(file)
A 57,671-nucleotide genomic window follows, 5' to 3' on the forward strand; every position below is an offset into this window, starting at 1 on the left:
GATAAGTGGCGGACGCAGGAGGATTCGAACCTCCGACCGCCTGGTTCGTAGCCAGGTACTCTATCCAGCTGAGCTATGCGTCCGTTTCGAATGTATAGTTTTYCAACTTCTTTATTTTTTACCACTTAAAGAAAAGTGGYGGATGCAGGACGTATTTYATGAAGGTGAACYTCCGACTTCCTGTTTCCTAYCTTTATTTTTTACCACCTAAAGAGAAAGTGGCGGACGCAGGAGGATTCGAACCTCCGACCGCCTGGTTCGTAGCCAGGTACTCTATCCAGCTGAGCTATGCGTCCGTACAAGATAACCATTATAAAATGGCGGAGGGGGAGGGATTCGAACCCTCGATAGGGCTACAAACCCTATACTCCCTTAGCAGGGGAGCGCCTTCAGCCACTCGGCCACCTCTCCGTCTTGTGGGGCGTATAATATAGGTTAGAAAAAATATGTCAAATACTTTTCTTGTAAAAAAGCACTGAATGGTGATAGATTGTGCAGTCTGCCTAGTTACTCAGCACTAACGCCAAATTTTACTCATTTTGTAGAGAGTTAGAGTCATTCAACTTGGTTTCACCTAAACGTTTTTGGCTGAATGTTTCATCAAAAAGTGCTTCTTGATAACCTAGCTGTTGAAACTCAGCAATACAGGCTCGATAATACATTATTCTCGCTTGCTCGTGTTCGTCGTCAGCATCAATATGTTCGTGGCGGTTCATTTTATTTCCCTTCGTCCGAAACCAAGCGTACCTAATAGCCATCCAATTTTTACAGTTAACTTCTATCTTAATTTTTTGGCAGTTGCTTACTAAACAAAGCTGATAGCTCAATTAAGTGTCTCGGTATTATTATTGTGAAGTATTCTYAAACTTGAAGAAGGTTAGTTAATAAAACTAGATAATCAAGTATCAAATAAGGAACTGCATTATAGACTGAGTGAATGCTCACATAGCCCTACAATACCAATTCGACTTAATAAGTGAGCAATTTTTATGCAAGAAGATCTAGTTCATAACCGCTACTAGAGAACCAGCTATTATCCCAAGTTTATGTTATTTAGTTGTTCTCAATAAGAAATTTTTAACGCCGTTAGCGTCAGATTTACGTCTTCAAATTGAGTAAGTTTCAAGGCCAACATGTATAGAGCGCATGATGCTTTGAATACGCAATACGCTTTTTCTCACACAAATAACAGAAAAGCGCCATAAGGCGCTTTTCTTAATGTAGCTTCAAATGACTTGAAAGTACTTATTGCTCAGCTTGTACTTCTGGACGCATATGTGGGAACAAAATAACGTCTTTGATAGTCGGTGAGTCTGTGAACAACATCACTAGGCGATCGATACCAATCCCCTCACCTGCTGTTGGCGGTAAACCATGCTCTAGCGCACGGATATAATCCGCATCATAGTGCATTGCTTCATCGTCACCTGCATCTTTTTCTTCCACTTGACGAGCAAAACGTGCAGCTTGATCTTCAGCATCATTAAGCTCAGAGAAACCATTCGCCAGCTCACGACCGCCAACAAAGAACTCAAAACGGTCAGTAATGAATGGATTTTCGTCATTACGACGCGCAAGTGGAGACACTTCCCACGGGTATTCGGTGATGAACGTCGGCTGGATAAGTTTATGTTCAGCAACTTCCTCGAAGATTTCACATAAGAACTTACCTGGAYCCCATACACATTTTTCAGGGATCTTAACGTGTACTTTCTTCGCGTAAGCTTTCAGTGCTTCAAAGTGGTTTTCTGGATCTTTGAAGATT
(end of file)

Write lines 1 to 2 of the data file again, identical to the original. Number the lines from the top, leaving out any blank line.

A 57,671-nucleotide genomic window follows, 5' to 3' on the forward strand; every position below is an offset into this window, starting at 1 on the left:
GATAAGTGGCGGACGCAGGAGGATTCGAACCTCCGACCGCCTGGTTCGTAGCCAGGTACTCTATCCAGCTGAGCTATGCGTCCGTTTCGAATGTATAGTTTTYCAACTTCTTTATTTTTTACCACTTAAAGAAAAGTGGYGGATGCAGGACGTATTTYATGAAGGTGAACYTCCGACTTCCTGTTTCCTAYCTTTATTTTTTACCACCTAAAGAGAAAGTGGCGGACGCAGGAGGATTCGAACCTCCGACCGCCTGGTTCGTAGCCAGGTACTCTATCCAGCTGAGCTATGCGTCCGTACAAGATAACCATTATAAAATGGCGGAGGGGGAGGGATTCGAACCCTCGATAGGGCTACAAACCCTATACTCCCTTAGCAGGGGAGCGCCTTCAGCCACTCGGCCACCTCTCCGTCTTGTGGGGCGTATAATATAGGTTAGAAAAAATATGTCAAATACTTTTCTTGTAAAAAAGCACTGAATGGTGATAGATTGTGCAGTCTGCCTAGTTACTCAGCACTAACGCCAAATTTTACTCATTTTGTAGAGAGTTAGAGTCATTCAACTTGGTTTCACCTAAACGTTTTTGGCTGAATGTTTCATCAAAAAGTGCTTCTTGATAACCTAGCTGTTGAAACTCAGCAATACAGGCTCGATAATACATTATTCTCGCTTGCTCGTGTTCGTCGTCAGCATCAATATGTTCGTGGCGGTTCATTTTATTTCCCTTCGTCCGAAACCAAGCGTACCTAATAGCCATCCAATTTTTACAGTTAACTTCTATCTTAATTTTTTGGCAGTTGCTTACTAAACAAAGCTGATAGCTCAATTAAGTGTCTCGGTATTATTATTGTGAAGTATTCTYAAACTTGAAGAAGGTTAGTTAATAAAACTAGATAATCAAGTATCAAATAAGGAACTGCATTATAGACTGAGTGAATGCTCACATAGCCCTACAATACCAATTCGACTTAATAAGTGAGCAATTTTTATGCAAGAAGATCTAGTTCATAACCGCTACTAGAGAACCAGCTATTATCCCAAGTTTATGTTATTTAGTTGTTCTCAATAAGAAATTTTTAACGCCGTTAGCGTCAGATTTACGTCTTCAAATTGAGTAAGTTTCAAGGCCAACATGTATAGAGCGCATGATGCTTTGAATACGCAATACGCTTTTTCTCACACAAATAACAGAAAAGCGCCATAAGGCGCTTTTCTTAATGTAGCTTCAAATGACTTGAAAGTACTTATTGCTCAGCTTGTACTTCTGGACGCATATGTGGGAACAAAATAACGTCTTTGATAGTCGGTGAGTCTGTGAACAACATCACTAGGCGATCGATACCAATCCCCTCACCTGCTGTTGGCGGTAAACCATGCTCTAGCGCACGGATATAATCCGCATCATAGTGCATTGCTTCATCGTCACCTGCATCTTTTTCTTCCACTTGACGAGCAAAACGTGCAGCTTGATCTTCAGCATCATTAAGCTCAGAGAAACCATTCGCCAGCTCACGACCGCCAACAAAGAACTCAAAACGGTCAGTAATGAATGGATTTTCGTCATTACGACGCGCAAGTGGAGACACTTCCCACGGGTATTCGGTGATGAACGTCGGCTGGATAAGTTTATGTTCAGCAACTTCCTCGAAGATTTCACATAAGAACTTACCTGGAYCCCATACACATTTTTCAGGGATCTTAACGTGTACTTTCTTCGCGTAAGCTTTCAGTGCTTCAAAGTGGTTTTCTGGATCTTTGAAGATT